James Morris - Jun 3, 2024
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In various parts of Asia, there are reproductions of famous European cities and landmarks. For example, in Vietnam, Malaysia, and China, there are replicas of European cities, iconic structures like the Eiffel Tower, and gardens reminiscent of those found in France. Similarly, there are replicas of Austrian villages in China, an English-style town near Shanghai, and a Dutch-themed park in Japan. Interestingly, there are no such replicas of Asian architecture in Europe besides Chinese-inspired decorations in Chinatowns.

In the 1990s, copies of Western World started appearing in China. This resulted from economic and demographic growth, as megacities needed to expand to accommodate a growing and wealthier population. Architects sought to distinguish these new developments from the communist and Soviet "style" by taking inspiration from Europe, which was seen as a model of success by the Chinese, who aspired to adopt its way of life. This information is from Bianca Bosker, an American journalist and author of "Original Copies: Architectural Imitation in Contemporary China."

Duplicating Architecture

The tradition of "duplitecture" has roots that date back several millennia. The term is a combination of "duplication" and "architecture." In the third century BCE, Qin Shi Huang, who unified the Chinese Empire, used to build replicas of the palaces from each conquered kingdom in his capital. While plagiarism is often considered kitsch, false, and illegal in the West, it is viewed as a sign of talent in China and a way of promoting the original. Bianca Bosker draws parallels with counterfeits in technology and fashion.

One of the most notable city replicas is Tianducheng, a copy of Paris located 30 km from Hangzhou. It is part of the "One City, Nine Towns" project initiated in 2001 by the Shanghai municipality. Despite being only partially completed, the project aimed to create nine large thematic districts, each representing a European country. Over fifteen years since its emergence, Tianducheng has only 30,000 inhabitants, three times fewer than expected. Despite this, the city has unintentionally become a popular tourist attraction for Chinese and foreigners and a spot for newlyweds to capture memories of their union.

A World Tour without Leaving One’s Country

Some replicas are designed to be inhabited, while others are tourist attractions with set opening and closing hours, similar to Disneyland. Examples of this are the Huis Ten Bosch parks in Japan and Ba Na Hills in Vietnam. According to anthropologist Jean-Didier Urbain, these theme parks are created by countries to align with international tourism, which they have recently embraced. For domestic visitors, these places provide the experience of traveling the world, which may have been inaccessible due to historical reasons such as war, isolationism, political situations, or financial constraints.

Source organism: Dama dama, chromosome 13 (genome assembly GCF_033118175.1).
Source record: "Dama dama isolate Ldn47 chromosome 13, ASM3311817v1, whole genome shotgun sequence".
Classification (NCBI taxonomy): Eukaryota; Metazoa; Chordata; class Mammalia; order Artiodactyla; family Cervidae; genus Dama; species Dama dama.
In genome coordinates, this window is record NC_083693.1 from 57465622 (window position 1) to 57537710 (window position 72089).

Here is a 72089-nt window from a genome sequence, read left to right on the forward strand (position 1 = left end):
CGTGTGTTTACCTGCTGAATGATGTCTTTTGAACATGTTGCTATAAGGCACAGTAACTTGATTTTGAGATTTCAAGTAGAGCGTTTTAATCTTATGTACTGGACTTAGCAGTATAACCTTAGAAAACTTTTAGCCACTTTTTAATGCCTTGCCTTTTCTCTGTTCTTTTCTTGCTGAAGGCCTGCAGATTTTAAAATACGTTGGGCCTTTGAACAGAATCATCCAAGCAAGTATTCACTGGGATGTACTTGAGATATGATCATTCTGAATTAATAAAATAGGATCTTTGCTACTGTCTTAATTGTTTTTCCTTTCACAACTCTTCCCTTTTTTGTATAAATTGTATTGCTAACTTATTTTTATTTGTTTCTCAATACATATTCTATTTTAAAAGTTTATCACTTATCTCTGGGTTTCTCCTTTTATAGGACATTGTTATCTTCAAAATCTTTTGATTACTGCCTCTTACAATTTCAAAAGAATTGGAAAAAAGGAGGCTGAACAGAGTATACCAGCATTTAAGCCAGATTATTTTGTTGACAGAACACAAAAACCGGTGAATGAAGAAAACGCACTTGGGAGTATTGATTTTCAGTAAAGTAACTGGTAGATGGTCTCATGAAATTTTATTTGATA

As researchers Bauer Bernhard and Canestrini Duccio noted, these replicas of European cities are found in destinations that must reinvent themselves to remain competitive in the global tourism market. These places lack world-class tangible and intangible assets and rely on importing and recreating successful attractions from other places. For example, the Eiffel Tower's iconic nature attracts visitors in Paris, Las Vegas, and Shenzhen due to its recognizability and popularity.

Safeguard Heritage

Tourist destinations that are replicas of famous cities allow the Chinese to experience a modern version of the Grand Tour without leaving their country, similar to the journey undertaken by young English nobles in the 17th and 18th centuries. Travel agencies even offer "world tours" in a few days with stops in each city. "At a time when travel is criticized for its impact on the environment, these miniature cities are part of the local tourism trend. We no longer go to the world; it's the world that comes to us," says Jean-Didier Urbain.

In addition to their tourist appeal, these replicas serve a memorial purpose. "Copying is a way of safeguarding heritage," adds the anthropologist, citing the example of the Lascaux cave in France. Degraded by carbon dioxide from visitors' breathing, the cave was closed in 1963, only fifteen years after its opening. It now includes two accurate replicas (Lascaux II and IV) and a traveling version (Lascaux III). With increasing threats to world heritage, such as rising water levels and natural disasters, these replicas ensure that the heritage continues to exist even if the original sites are lost. For example, if Venice were to disappear, it would still exist through its copies spread worldwide.

A "French Village" in Vietnam

In the inland area of Da Nang, central Vietnam, one of the most popular tourist destinations is a miniature version of France. For about forty euros a day, a luxury for most locals, visitors can take the cable car to the summits of Ba Na Hills. This cable car is one of the longest in the world, spanning 5,771 meters. During the colonial era, the French used this area as a vacation spot to escape the intense heat. Though no remnants of that era remain, the mountains now house a "French Village" within an amusement park managed by Sunworld, a Vietnamese tourism giant.

Initially, the Disneyland-like aspect of the place may be off-putting, but curiosity eventually triumphs. At an altitude of 1500 meters, trains and ski lifts transport visitors between a replica Parisian square and an imitation of Provence, all departing from stations with names like "Bordeaux," "Marseille," and "Louvre Station." On the central square, you can take a break in the shade of a statue of Victor Hugo, near the Moulin Rouge and cafes that promise "hot croissants at any time". In various spots, newlyweds pose for photos in front of the cathedral or the paths of the Jardin d'Amour.

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